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The Death of Margaret C. Snyder and What It Means to Feminists Around the World

Margaret C. Snyder, also known as the “U.N.’s first feminist”, died on Jan. 26 at the age of 91. Known by the nickname of Peg, she was the founding director of UN Women, an entity dedicated to gender equality and empowerment of women.

 

Peg’s activist work started when she was invited by the Kenya African Women’s Association to help assist women in Kenya. After a year with the association, she decided to give up her position at Le Moyne College in Syracuse to stay in Africa.

 

In 1971, she joined the United Nations as a regional adviser for the Economic Commission for Africa. There, she worked with data about women to include an entire geographical region. Through her work, she also provided opportunities for women to improve economically through a series of activities. 

 

Later, in 1978, she became the first director of the United Nations Development Fund for Women (UNIFEM), later renamed UN Women. As the director of UNIFEM, she expanded her work beyond Africa, reaching Asia, the Pacific, Latin America and the Caribbean.

 

Through UNIFEM, she was able to promote opportunities for women in developing countries to grow economically, along with promoting gender equality opportunities. Through many programs, she propagated the improvement of women’s lives around the world.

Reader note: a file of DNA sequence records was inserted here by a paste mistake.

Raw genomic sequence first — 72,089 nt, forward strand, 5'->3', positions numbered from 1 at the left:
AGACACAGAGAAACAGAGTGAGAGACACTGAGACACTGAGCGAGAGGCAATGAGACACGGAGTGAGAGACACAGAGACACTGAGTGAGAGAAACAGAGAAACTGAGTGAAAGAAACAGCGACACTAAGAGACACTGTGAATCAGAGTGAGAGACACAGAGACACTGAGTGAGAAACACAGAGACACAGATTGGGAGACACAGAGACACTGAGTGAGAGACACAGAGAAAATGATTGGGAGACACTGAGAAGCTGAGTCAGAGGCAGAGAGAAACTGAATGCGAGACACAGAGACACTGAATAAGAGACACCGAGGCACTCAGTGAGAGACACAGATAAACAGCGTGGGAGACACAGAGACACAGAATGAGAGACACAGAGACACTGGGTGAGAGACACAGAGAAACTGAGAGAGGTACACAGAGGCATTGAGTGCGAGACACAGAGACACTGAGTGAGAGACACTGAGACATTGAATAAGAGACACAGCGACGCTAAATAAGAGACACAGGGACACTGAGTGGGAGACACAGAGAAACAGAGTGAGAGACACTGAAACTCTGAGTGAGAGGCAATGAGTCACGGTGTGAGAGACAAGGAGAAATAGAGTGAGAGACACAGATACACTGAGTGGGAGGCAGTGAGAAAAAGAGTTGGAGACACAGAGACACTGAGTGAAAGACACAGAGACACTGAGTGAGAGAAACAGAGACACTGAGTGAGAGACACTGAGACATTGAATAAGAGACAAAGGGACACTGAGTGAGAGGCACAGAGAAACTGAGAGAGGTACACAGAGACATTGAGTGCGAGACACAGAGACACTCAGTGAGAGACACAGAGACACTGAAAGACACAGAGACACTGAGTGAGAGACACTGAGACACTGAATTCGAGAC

In her life, Peg also wrote several books such as, Transforming Development: Women, poverty and politics; Women in African Economies: From Burning Sun to Boardroom; and Above the Odds: A decade of change for Ugandan women entrepreneurs. All of them also highlighted the importance of economic development for women, with a special focus in Africa.

 

Now, Peg leaves a part of her legacy through UN Women. Currently, they work for many important rights for women such as leadership and political participation. Similar to the UN Women in Timor Lest in partnership with UNDP to provide support to a women’s parliamentary caucus, civil society groups and the national gender unit to promote women candidates. 

 

Another example of current work currently done by UN Women is the training provided in Albania to the Ministry of Finance and Ministry of Social Welfare and Youth. This training is on gender-responsive budgeting, which helped create employment qualification and education to women. 

 

The impact of Margaret C. Snyder extends beyond the obvious contribution she made to women around the world. Peg is also important for the positive representation she provides to young girls.

 

Female role models like Peg can inspire the next generation to achieve change. Having someone to look up to, someone who was not afraid of starting new things and act in favor of those in need, is inspiring to the new generation. 

 

By being a woman and a great advocate for women empowerment, Peg is relatable to any young girls who want to be part of the change. Being able to see the success of someone else is extremely important for young girls. Having someone as outspoken and goal-driven as Snyder can inspire young girls to speak up about matters that mean to them.

 

So thank you, Peg, for your legacy.

Renata is from Amazonas, Brazil, and studies international politics and broadcast journalism at Penn State. Her hobbies include reading and writing, editing pictures, and dancing for fun. She likes to learn new languages, currently speaks four, and is trying to learn a fifth. Fun fact: she wrote a book, but let’s not talk about that.
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